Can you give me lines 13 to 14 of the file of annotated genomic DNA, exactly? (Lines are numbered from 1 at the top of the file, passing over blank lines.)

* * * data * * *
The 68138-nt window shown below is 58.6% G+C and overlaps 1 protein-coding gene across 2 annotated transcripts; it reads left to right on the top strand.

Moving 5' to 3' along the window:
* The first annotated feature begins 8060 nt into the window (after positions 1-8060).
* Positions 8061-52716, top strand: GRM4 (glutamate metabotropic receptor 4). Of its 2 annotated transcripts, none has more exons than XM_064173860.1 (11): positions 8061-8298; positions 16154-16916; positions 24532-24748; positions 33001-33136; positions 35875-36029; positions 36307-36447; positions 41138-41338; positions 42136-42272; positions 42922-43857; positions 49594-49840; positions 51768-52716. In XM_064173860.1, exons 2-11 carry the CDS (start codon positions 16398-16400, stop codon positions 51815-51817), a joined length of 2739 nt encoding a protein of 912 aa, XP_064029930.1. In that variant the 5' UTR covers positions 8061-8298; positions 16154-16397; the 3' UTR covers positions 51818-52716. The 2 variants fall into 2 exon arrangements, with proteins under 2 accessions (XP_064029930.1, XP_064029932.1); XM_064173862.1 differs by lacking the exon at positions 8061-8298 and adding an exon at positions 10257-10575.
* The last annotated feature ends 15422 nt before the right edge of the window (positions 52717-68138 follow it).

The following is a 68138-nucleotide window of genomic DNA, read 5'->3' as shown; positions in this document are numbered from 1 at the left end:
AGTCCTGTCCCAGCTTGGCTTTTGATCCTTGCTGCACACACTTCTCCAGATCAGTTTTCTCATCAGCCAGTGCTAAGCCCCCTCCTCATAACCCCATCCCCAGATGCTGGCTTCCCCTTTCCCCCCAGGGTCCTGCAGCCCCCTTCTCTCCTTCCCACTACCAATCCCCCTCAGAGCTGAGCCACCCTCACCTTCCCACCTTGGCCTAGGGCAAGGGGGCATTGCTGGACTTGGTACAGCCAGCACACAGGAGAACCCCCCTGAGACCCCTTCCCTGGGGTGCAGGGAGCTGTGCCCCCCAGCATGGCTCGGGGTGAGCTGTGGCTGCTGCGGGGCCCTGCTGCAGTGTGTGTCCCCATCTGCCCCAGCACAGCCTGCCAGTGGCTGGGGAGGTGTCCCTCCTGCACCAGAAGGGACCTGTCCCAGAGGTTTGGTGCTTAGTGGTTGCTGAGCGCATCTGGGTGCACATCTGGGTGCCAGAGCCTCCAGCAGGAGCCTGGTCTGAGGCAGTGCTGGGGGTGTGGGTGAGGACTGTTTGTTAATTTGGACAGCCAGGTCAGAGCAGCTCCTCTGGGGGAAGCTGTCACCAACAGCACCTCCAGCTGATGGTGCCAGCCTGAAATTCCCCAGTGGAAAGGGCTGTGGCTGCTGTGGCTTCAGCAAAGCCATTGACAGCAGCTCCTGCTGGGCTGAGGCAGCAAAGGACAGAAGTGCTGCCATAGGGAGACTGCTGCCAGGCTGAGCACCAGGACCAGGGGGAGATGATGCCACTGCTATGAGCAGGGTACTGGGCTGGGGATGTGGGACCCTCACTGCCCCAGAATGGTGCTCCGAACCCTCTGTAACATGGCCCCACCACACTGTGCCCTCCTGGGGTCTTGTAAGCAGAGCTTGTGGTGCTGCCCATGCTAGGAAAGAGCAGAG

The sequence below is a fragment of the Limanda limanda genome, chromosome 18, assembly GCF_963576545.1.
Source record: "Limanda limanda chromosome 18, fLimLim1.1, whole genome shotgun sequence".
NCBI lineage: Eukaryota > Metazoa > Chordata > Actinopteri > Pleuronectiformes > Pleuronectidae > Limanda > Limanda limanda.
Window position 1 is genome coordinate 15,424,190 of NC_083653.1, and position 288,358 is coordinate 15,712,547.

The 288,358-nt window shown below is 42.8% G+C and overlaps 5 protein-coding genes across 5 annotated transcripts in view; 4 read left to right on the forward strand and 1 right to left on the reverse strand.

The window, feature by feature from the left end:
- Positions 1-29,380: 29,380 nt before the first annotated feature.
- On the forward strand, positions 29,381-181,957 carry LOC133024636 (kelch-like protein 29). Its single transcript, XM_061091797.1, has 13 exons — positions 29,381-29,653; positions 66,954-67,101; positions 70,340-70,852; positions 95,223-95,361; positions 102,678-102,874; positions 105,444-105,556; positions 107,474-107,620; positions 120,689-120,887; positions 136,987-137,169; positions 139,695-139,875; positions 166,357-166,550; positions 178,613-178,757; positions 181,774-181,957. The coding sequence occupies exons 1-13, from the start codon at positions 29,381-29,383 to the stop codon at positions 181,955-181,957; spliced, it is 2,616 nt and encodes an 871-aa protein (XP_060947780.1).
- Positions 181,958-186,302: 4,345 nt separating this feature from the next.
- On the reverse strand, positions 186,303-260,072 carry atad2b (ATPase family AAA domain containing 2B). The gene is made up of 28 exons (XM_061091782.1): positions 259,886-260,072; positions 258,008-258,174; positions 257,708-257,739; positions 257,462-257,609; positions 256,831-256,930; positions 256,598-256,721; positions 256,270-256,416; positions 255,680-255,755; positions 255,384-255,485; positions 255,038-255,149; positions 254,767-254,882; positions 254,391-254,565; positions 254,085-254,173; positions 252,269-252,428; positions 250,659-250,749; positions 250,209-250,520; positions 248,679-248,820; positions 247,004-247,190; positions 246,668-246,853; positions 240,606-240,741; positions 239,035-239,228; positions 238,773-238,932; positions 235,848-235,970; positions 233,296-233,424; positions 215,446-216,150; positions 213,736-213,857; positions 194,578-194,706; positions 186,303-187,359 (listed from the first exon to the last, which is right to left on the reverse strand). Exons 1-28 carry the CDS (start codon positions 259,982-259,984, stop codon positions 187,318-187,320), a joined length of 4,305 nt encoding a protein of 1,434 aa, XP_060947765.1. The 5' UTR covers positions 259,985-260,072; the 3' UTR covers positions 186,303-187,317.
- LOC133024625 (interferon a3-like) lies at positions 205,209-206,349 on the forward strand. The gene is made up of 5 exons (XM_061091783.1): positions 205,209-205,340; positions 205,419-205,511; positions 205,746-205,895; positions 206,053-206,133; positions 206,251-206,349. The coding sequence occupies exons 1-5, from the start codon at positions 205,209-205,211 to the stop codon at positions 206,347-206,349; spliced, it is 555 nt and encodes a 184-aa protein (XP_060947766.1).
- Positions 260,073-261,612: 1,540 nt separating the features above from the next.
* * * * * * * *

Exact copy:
The window, feature by feature from the left end:
- Positions 1-29,380: 29,380 nt before the first annotated feature.